Christmas - and Chanukkah - in New York

I'm a New Yorker. Sure, I live in Los Angeles; in February it will be 20 years since I made the move. But while I may be in LA, I'm not of LA. I yearn for New York and have a physical need to check in regularly.

And I've kept up. I read the New York Times, New Yorker and New York Magazine every single week. I resent that NY1 isn't available on DirecTV. I met with someone in the development office of NYU, my alma mater, just two weeks ago.

My New York friends are the ones I came of age with, and they know me in ways my LA friends don't (and that's a good thing--not everyone should remember the way you looked in braces or the way you smelled first time you got drunk). Perhaps most importantly, my brother and sister and their families are both there. (My mom now lives in Puerto Rico, but that's a topic for another blogging day. Caution: hellish Thanksgiving story ahead.)

In short, if I could have figured out a way to have a dog, a car, a tree and a second bedroom in NYC, I might still be there. But I couldn't so I'm not. Instead, I head east on a seasonal basis: spring and fall because they're so perfect there, summer because there's no school schedule to work around. And in December, I need my Christmas-in-New York fix.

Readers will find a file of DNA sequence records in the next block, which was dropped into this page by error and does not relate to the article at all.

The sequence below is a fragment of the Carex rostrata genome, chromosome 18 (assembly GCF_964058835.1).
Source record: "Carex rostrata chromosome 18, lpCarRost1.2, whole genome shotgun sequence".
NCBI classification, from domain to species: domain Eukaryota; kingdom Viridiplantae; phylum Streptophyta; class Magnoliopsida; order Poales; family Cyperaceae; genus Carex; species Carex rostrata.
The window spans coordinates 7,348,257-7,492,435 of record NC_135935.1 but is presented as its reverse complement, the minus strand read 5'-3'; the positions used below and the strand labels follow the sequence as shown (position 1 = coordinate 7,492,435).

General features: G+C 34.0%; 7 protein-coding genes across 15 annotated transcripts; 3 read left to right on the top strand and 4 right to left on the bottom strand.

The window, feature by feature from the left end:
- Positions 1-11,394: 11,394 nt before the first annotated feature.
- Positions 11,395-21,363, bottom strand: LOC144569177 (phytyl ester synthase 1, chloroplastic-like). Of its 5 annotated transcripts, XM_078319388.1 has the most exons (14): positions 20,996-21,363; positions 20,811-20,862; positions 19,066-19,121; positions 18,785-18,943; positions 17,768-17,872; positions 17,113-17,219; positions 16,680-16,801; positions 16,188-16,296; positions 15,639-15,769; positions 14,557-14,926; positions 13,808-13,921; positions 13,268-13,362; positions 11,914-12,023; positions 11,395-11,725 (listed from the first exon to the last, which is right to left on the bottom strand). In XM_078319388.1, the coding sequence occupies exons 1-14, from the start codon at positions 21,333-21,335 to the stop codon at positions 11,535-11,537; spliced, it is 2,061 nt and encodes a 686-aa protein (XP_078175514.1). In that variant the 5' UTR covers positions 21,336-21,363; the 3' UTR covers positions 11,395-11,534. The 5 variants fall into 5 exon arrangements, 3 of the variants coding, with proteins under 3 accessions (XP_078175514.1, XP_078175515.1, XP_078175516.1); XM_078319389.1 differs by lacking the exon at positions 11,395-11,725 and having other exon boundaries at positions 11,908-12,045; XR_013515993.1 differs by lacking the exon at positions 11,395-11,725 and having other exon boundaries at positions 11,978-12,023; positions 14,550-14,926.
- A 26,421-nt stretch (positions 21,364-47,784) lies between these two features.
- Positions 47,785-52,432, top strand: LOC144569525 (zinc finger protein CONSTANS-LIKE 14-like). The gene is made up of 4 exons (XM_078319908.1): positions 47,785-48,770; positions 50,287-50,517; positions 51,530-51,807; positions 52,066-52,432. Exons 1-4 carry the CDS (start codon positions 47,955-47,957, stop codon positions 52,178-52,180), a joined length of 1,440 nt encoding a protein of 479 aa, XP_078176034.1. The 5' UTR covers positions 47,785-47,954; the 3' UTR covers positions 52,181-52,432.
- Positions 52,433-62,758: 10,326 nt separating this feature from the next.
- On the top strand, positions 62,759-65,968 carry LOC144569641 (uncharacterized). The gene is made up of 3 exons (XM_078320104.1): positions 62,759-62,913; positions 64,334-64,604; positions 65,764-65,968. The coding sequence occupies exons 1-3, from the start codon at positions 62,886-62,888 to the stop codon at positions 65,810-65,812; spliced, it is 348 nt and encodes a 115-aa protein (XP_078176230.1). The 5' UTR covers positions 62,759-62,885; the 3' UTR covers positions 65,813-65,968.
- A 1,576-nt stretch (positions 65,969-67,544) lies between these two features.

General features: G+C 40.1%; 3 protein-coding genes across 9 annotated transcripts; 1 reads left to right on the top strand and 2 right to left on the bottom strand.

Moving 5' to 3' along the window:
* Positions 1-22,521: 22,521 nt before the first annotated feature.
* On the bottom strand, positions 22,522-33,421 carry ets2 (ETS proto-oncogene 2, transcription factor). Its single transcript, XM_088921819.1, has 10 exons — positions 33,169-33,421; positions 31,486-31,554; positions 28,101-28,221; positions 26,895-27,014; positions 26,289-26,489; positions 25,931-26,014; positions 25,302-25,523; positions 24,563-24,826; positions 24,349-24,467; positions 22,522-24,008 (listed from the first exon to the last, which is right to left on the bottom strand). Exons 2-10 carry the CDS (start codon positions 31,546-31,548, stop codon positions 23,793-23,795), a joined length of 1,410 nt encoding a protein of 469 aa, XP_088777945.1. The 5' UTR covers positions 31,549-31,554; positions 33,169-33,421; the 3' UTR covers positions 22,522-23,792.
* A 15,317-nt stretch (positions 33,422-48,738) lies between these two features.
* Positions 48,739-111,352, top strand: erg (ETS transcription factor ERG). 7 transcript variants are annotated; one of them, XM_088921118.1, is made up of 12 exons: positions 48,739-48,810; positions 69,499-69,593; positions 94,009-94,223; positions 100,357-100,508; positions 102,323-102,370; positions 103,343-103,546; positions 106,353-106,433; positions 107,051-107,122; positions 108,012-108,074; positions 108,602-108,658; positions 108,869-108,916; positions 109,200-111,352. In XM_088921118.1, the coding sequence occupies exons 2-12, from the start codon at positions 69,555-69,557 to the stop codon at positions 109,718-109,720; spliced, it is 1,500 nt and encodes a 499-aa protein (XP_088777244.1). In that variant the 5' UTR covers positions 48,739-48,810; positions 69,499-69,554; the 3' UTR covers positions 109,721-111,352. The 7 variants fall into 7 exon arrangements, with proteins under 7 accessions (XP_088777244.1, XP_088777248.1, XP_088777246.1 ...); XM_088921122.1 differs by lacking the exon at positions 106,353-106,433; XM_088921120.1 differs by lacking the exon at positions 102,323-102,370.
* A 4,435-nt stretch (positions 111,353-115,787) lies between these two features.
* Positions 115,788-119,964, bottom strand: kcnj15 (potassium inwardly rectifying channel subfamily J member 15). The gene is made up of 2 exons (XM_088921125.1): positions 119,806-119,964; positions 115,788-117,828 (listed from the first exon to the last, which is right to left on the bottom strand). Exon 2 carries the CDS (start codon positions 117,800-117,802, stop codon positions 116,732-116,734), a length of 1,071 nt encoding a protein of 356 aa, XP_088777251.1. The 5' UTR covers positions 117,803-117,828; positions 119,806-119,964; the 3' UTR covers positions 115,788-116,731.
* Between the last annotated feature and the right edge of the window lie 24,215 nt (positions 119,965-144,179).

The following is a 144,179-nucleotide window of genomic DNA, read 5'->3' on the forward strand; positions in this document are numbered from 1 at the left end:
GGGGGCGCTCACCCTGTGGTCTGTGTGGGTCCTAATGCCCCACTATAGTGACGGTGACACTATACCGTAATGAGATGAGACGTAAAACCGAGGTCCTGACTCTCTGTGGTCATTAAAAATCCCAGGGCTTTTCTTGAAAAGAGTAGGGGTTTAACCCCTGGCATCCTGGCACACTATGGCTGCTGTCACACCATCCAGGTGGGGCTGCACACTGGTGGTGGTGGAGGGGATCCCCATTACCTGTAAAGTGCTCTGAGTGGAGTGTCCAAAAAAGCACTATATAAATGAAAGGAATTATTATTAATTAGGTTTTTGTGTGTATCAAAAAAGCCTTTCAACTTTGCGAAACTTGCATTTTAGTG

I haven't had that fix in a while and it's time. I want to shop. More specifically, I want to window shop at the big department stores like Lord & Taylor and Bergdorf Goodman. OK, I admit I'll go inside, too. I want to see friends and family. I want to deliver Christmas cookies and gifts personally.

So I booked a trip the only days I could get away this month. And I blew it. The first night I'm gone is the first night of Chanukkah.

Yes, despite my Christmas planning, I'm also a Cohen, and we celebrate both holidays around our house. My favorite part of gift-buying is crafting the eight nights of gifts for my son. I start strong on Night One, then psych him out with a book or socks on Night Two. I drop hints about one thing then give another on Night Three. And so on. I like the lighting of the candles and the (for me, phonetic) recitation of the prayer. But this year I'll be away from my family for the first two nights. Oy, the guillt.

I'm off right now to buy something really exceptional for Night One. I might even have to pick up something better than usual for my husband. He doesn't track the holidays and hasn't yet figured out that my trip coincides with Chanukkah, so I still have time to figure out how to make up for my absence.

Over-spending: the next best thing to being there.

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